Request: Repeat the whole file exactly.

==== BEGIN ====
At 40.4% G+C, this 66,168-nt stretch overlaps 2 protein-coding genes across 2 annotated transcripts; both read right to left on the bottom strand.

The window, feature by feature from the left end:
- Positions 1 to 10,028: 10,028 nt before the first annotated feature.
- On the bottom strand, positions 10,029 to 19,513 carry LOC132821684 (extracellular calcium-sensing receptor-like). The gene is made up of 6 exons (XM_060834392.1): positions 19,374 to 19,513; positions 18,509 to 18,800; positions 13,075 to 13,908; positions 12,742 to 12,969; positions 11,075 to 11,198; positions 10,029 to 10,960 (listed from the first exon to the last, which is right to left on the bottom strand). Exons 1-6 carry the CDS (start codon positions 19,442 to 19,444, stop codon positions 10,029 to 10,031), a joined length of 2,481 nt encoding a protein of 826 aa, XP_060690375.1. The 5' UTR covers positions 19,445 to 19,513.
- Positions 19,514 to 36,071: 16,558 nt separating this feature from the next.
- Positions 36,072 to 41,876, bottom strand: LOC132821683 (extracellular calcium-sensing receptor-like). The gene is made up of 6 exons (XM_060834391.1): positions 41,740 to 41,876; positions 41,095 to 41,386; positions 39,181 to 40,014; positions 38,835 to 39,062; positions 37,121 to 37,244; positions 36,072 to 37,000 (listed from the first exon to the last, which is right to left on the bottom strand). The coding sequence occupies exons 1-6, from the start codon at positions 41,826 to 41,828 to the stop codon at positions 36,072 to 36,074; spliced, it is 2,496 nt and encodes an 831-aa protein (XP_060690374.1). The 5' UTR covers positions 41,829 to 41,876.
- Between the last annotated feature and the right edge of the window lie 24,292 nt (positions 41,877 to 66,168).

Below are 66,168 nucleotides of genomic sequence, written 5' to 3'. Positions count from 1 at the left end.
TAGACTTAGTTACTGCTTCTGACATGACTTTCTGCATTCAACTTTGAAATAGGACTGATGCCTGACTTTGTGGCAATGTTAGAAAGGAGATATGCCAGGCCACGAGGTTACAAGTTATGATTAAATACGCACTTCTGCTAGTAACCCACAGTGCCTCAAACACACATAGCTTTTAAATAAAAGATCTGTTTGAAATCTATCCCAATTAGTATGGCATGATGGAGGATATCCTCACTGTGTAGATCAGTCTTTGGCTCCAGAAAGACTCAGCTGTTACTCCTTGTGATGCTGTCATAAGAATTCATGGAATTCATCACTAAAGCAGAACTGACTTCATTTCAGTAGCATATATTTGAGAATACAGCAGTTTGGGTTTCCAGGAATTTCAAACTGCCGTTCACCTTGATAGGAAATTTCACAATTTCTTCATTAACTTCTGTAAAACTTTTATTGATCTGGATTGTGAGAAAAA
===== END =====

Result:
At 40.4% G+C, this 66,168-nt stretch overlaps 2 protein-coding genes across 2 annotated transcripts; both read right to left on the bottom strand.

The window, feature by feature from the left end:
- Positions 1 to 10,028: 10,028 nt before the first annotated feature.
- On the bottom strand, positions 10,029 to 19,513 carry LOC132821684 (extracellular calcium-sensing receptor-like). The gene is made up of 6 exons (XM_060834392.1): positions 19,374 to 19,513; positions 18,509 to 18,800; positions 13,075 to 13,908; positions 12,742 to 12,969; positions 11,075 to 11,198; positions 10,029 to 10,960 (listed from the first exon to the last, which is right to left on the bottom strand). Exons 1-6 carry the CDS (start codon positions 19,442 to 19,444, stop codon positions 10,029 to 10,031), a joined length of 2,481 nt encoding a protein of 826 aa, XP_060690375.1. The 5' UTR covers positions 19,445 to 19,513.
- Positions 19,514 to 36,071: 16,558 nt separating this feature from the next.
- Positions 36,072 to 41,876, bottom strand: LOC132821683 (extracellular calcium-sensing receptor-like). The gene is made up of 6 exons (XM_060834391.1): positions 41,740 to 41,876; positions 41,095 to 41,386; positions 39,181 to 40,014; positions 38,835 to 39,062; positions 37,121 to 37,244; positions 36,072 to 37,000 (listed from the first exon to the last, which is right to left on the bottom strand). The coding sequence occupies exons 1-6, from the start codon at positions 41,826 to 41,828 to the stop codon at positions 36,072 to 36,074; spliced, it is 2,496 nt and encodes an 831-aa protein (XP_060690374.1). The 5' UTR covers positions 41,829 to 41,876.
- Between the last annotated feature and the right edge of the window lie 24,292 nt (positions 41,877 to 66,168).

Below are 66,168 nucleotides of genomic sequence, written 5' to 3'. Positions count from 1 at the left end.
TAGACTTAGTTACTGCTTCTGACATGACTTTCTGCATTCAACTTTGAAATAGGACTGATGCCTGACTTTGTGGCAATGTTAGAAAGGAGATATGCCAGGCCACGAGGTTACAAGTTATGATTAAATACGCACTTCTGCTAGTAACCCACAGTGCCTCAAACACACATAGCTTTTAAATAAAAGATCTGTTTGAAATCTATCCCAATTAGTATGGCATGATGGAGGATATCCTCACTGTGTAGATCAGTCTTTGGCTCCAGAAAGACTCAGCTGTTACTCCTTGTGATGCTGTCATAAGAATTCATGGAATTCATCACTAAAGCAGAACTGACTTCATTTCAGTAGCATATATTTGAGAATACAGCAGTTTGGGTTTCCAGGAATTTCAAACTGCCGTTCACCTTGATAGGAAATTTCACAATTTCTTCATTAACTTCTGTAAAACTTTTATTGATCTGGATTGTGAGAAAAA